User Reviews

  • Parents say
  • Kids say
Adult Written bymafeulner June 8, 2014

A Great New Spin on an Old Classic

So far, my son's favorite this summer season. Lots of violence, but it's a Godzilla movie, cities must be devastated. They really put a very human s... Continue reading
Parent of a 9 year old Written bybr14n May 18, 2014
Kid, 10 years old May 24, 2014

Had High Hopes For Monster Motion Picture, But Was Horrible!

This movie was not as violent as you would imagine, I am a ten year old and I never was shocked, disturbed, or slightly scared the whole movie, however it still... Continue reading
Teen, 14 years old Written byShamurocks July 17, 2014

Amazing monster comeback might be too much for little kids.

This movie was amazing, but there still are some scenes that could rather frighten kids. First of all the roars are VERY LOUD (with Godzilla's roar be... Continue reading

What's the story?

Fifteen years after losing his wife (Juliette Binoche) in a horrific nuclear power-plant accident, scientist Joe Brody (Bryan Cranston) is still obsessed with the incident. He enlists his son, Ford (Aaron Taylor-Johnson), to help him get back to their old house, long quarantined after the accident. They soon discover that something very wrong is afoot -- and that they may be dealing with the awakening of giant creatures long lying dormant. The military is trying to solve the problem, but perhaps the best one to address it isn't a human at all, but rather another beast that's been roaming the seas for years: GODZILLA.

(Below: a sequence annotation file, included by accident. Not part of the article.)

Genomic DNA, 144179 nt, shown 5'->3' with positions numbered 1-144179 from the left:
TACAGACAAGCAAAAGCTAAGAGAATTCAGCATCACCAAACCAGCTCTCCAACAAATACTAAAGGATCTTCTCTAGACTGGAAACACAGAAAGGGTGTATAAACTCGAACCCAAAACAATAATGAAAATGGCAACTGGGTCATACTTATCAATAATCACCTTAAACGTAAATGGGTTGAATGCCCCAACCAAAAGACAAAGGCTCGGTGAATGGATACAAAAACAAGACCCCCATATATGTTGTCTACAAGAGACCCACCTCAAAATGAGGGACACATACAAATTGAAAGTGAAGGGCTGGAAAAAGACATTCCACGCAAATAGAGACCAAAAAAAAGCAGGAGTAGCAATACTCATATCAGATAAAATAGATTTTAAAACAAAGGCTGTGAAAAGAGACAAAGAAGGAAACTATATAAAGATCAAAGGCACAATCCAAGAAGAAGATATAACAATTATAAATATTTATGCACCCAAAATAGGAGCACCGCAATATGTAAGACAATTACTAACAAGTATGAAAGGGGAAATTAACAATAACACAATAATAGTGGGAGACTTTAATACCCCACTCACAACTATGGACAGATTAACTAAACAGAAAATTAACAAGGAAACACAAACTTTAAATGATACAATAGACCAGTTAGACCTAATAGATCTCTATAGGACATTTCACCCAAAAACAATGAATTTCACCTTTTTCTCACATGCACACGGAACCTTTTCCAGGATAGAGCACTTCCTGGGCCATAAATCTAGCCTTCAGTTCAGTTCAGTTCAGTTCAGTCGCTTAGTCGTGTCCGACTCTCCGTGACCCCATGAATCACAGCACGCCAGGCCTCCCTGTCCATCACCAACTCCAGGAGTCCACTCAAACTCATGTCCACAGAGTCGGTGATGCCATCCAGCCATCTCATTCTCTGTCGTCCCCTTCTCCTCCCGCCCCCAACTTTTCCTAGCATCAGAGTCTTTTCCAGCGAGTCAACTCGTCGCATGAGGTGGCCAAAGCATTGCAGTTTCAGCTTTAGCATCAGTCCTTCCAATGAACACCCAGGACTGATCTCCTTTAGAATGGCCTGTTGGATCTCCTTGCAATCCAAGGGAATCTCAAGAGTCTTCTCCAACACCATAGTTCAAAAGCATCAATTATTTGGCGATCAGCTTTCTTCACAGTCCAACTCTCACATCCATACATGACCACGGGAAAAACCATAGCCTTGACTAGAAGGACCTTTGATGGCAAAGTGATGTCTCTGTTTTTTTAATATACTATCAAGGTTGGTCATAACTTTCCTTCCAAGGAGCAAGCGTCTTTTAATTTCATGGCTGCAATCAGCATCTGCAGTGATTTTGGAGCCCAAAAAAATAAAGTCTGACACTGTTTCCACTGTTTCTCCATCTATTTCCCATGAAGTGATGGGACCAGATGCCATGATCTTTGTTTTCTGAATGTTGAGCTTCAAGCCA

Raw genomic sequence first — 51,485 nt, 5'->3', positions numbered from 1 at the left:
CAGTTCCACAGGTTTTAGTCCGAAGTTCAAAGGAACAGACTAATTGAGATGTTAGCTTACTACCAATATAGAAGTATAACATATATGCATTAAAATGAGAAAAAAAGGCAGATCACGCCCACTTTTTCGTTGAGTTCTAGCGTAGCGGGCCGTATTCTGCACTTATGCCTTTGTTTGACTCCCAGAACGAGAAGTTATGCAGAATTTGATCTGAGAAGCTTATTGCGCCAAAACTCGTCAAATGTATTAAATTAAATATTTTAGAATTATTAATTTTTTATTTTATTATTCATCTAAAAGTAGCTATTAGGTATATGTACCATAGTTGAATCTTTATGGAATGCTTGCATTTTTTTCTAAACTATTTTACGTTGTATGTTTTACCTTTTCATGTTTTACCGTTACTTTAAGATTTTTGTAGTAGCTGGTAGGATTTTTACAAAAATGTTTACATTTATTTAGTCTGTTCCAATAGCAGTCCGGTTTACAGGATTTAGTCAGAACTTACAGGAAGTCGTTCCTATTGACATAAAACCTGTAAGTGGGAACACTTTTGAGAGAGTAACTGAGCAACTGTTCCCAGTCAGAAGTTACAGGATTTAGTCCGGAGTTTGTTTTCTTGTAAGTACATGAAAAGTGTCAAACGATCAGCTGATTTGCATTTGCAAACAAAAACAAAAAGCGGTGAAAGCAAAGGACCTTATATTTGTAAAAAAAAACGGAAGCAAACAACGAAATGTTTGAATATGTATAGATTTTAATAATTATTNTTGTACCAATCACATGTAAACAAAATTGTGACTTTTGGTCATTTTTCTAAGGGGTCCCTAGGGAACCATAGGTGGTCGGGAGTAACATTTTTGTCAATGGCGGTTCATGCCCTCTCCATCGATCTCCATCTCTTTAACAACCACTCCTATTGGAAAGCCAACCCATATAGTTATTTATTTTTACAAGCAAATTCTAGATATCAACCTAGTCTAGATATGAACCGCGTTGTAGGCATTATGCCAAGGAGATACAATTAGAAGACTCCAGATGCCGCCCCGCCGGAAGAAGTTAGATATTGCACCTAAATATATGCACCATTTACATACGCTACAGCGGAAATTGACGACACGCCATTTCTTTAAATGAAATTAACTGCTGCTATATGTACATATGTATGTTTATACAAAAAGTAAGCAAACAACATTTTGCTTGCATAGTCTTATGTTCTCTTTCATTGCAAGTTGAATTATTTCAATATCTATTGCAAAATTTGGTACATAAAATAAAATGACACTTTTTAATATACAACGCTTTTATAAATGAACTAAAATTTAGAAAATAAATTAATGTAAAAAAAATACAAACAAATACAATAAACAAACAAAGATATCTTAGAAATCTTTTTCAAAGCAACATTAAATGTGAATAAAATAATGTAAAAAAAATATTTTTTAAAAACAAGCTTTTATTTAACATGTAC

Is it any good?

Godzilla is both thrilling and broodier than you might expect for this kind of a movie. It's exciting because the special effects are fantastic, a far cry from the Godzillas of yore, and because the actors, though underused -- especially Cranston -- bring a level of authenticity to characters, something we don't often get in this genre. And when we finally do see Godzilla, after a prolonged wait, it's a thrilling moment. In fact, any time Godzilla makes an appearance on screen, it's interesting.